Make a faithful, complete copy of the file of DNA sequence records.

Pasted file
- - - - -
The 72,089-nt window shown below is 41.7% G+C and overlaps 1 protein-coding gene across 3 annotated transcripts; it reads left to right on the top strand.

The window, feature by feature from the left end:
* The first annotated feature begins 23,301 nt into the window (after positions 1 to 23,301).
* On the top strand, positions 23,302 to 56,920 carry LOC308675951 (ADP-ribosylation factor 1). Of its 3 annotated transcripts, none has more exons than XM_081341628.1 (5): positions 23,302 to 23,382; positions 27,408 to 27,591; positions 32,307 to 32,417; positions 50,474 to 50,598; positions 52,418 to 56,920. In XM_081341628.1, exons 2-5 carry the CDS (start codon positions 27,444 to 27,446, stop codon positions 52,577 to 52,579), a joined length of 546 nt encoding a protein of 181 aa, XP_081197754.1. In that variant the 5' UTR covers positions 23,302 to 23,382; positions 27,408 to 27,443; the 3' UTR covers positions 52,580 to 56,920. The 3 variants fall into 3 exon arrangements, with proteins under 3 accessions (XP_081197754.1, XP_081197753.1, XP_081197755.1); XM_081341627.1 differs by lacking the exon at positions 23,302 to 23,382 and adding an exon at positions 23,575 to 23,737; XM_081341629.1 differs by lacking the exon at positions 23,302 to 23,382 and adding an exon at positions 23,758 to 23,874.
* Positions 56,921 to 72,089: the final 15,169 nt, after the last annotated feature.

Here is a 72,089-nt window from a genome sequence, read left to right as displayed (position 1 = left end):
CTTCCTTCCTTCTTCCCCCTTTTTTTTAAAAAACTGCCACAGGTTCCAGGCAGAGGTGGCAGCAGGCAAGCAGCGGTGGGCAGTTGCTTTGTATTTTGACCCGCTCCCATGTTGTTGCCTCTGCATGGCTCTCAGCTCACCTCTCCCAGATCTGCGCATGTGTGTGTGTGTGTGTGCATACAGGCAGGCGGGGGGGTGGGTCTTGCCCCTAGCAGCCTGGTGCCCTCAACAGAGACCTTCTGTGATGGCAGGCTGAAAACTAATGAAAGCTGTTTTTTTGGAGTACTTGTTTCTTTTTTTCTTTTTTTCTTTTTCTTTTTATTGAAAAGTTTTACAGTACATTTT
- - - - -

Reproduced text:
The 72,089-nt window shown below is 41.7% G+C and overlaps 1 protein-coding gene across 3 annotated transcripts; it reads left to right on the top strand.

The window, feature by feature from the left end:
* The first annotated feature begins 23,301 nt into the window (after positions 1 to 23,301).
* On the top strand, positions 23,302 to 56,920 carry LOC308675951 (ADP-ribosylation factor 1). Of its 3 annotated transcripts, none has more exons than XM_081341628.1 (5): positions 23,302 to 23,382; positions 27,408 to 27,591; positions 32,307 to 32,417; positions 50,474 to 50,598; positions 52,418 to 56,920. In XM_081341628.1, exons 2-5 carry the CDS (start codon positions 27,444 to 27,446, stop codon positions 52,577 to 52,579), a joined length of 546 nt encoding a protein of 181 aa, XP_081197754.1. In that variant the 5' UTR covers positions 23,302 to 23,382; positions 27,408 to 27,443; the 3' UTR covers positions 52,580 to 56,920. The 3 variants fall into 3 exon arrangements, with proteins under 3 accessions (XP_081197754.1, XP_081197753.1, XP_081197755.1); XM_081341627.1 differs by lacking the exon at positions 23,302 to 23,382 and adding an exon at positions 23,575 to 23,737; XM_081341629.1 differs by lacking the exon at positions 23,302 to 23,382 and adding an exon at positions 23,758 to 23,874.
* Positions 56,921 to 72,089: the final 15,169 nt, after the last annotated feature.

Here is a 72,089-nt window from a genome sequence, read left to right as displayed (position 1 = left end):
CTTCCTTCCTTCTTCCCCCTTTTTTTTAAAAAACTGCCACAGGTTCCAGGCAGAGGTGGCAGCAGGCAAGCAGCGGTGGGCAGTTGCTTTGTATTTTGACCCGCTCCCATGTTGTTGCCTCTGCATGGCTCTCAGCTCACCTCTCCCAGATCTGCGCATGTGTGTGTGTGTGTGTGCATACAGGCAGGCGGGGGGGTGGGTCTTGCCCCTAGCAGCCTGGTGCCCTCAACAGAGACCTTCTGTGATGGCAGGCTGAAAACTAATGAAAGCTGTTTTTTTGGAGTACTTGTTTCTTTTTTTCTTTTTTTCTTTTTCTTTTTATTGAAAAGTTTTACAGTACATTTT